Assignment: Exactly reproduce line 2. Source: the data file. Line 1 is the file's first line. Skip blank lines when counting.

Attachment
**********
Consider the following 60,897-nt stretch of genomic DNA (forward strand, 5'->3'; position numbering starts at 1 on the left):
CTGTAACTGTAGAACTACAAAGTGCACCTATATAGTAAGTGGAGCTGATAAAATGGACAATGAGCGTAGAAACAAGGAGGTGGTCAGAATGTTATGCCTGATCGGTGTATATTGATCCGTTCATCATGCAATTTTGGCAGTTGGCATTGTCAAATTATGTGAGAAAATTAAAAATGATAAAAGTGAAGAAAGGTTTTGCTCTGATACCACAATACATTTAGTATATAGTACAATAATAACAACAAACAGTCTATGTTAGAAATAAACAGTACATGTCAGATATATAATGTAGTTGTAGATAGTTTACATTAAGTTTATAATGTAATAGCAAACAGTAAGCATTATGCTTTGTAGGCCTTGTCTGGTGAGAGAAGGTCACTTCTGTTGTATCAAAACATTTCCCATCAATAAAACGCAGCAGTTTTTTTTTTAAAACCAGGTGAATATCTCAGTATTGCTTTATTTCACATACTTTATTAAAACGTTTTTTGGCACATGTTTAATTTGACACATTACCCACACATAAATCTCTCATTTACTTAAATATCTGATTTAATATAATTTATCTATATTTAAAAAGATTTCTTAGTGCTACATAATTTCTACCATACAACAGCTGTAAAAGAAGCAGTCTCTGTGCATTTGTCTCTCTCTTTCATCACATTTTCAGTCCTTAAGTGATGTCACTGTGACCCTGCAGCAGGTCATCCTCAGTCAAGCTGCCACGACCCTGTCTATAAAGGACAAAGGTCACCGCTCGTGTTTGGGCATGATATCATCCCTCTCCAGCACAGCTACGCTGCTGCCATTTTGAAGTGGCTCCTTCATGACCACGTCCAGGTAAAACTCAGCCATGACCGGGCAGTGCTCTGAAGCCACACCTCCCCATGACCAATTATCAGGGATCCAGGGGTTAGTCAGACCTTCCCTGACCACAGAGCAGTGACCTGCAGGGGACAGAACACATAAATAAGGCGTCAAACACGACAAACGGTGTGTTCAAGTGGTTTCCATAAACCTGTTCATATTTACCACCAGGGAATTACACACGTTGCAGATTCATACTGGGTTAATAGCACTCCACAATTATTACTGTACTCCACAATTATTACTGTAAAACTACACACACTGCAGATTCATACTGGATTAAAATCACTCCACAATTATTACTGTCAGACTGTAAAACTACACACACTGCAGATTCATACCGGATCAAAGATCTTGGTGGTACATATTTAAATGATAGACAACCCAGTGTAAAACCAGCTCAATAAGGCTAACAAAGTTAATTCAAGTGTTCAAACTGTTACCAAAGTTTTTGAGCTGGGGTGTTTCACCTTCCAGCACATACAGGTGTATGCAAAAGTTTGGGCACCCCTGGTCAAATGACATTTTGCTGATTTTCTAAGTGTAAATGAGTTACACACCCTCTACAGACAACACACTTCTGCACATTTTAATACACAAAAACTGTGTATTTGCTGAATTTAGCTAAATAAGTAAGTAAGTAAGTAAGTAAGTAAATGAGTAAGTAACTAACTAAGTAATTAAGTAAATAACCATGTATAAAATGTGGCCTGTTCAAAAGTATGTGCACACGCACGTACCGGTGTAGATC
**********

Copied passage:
CTGTAACTGTAGAACTACAAAGTGCACCTATATAGTAAGTGGAGCTGATAAAATGGACAATGAGCGTAGAAACAAGGAGGTGGTCAGAATGTTATGCCTGATCGGTGTATATTGATCCGTTCATCATGCAATTTTGGCAGTTGGCATTGTCAAATTATGTGAGAAAATTAAAAATGATAAAAGTGAAGAAAGGTTTTGCTCTGATACCACAATACATTTAGTATATAGTACAATAATAACAACAAACAGTCTATGTTAGAAATAAACAGTACATGTCAGATATATAATGTAGTTGTAGATAGTTTACATTAAGTTTATAATGTAATAGCAAACAGTAAGCATTATGCTTTGTAGGCCTTGTCTGGTGAGAGAAGGTCACTTCTGTTGTATCAAAACATTTCCCATCAATAAAACGCAGCAGTTTTTTTTTTAAAACCAGGTGAATATCTCAGTATTGCTTTATTTCACATACTTTATTAAAACGTTTTTTGGCACATGTTTAATTTGACACATTACCCACACATAAATCTCTCATTTACTTAAATATCTGATTTAATATAATTTATCTATATTTAAAAAGATTTCTTAGTGCTACATAATTTCTACCATACAACAGCTGTAAAAGAAGCAGTCTCTGTGCATTTGTCTCTCTCTTTCATCACATTTTCAGTCCTTAAGTGATGTCACTGTGACCCTGCAGCAGGTCATCCTCAGTCAAGCTGCCACGACCCTGTCTATAAAGGACAAAGGTCACCGCTCGTGTTTGGGCATGATATCATCCCTCTCCAGCACAGCTACGCTGCTGCCATTTTGAAGTGGCTCCTTCATGACCACGTCCAGGTAAAACTCAGCCATGACCGGGCAGTGCTCTGAAGCCACACCTCCCCATGACCAATTATCAGGGATCCAGGGGTTAGTCAGACCTTCCCTGACCACAGAGCAGTGACCTGCAGGGGACAGAACACATAAATAAGGCGTCAAACACGACAAACGGTGTGTTCAAGTGGTTTCCATAAACCTGTTCATATTTACCACCAGGGAATTACACACGTTGCAGATTCATACTGGGTTAATAGCACTCCACAATTATTACTGTACTCCACAATTATTACTGTAAAACTACACACACTGCAGATTCATACTGGATTAAAATCACTCCACAATTATTACTGTCAGACTGTAAAACTACACACACTGCAGATTCATACCGGATCAAAGATCTTGGTGGTACATATTTAAATGATAGACAACCCAGTGTAAAACCAGCTCAATAAGGCTAACAAAGTTAATTCAAGTGTTCAAACTGTTACCAAAGTTTTTGAGCTGGGGTGTTTCACCTTCCAGCACATACAGGTGTATGCAAAAGTTTGGGCACCCCTGGTCAAATGACATTTTGCTGATTTTCTAAGTGTAAATGAGTTACACACCCTCTACAGACAACACACTTCTGCACATTTTAATACACAAAAACTGTGTATTTGCTGAATTTAGCTAAATAAGTAAGTAAGTAAGTAAGTAAGTAAATGAGTAAGTAACTAACTAAGTAATTAAGTAAATAACCATGTATAAAATGTGGCCTGTTCAAAAGTATGTGCACACGCACGTACCGGTGTAGATC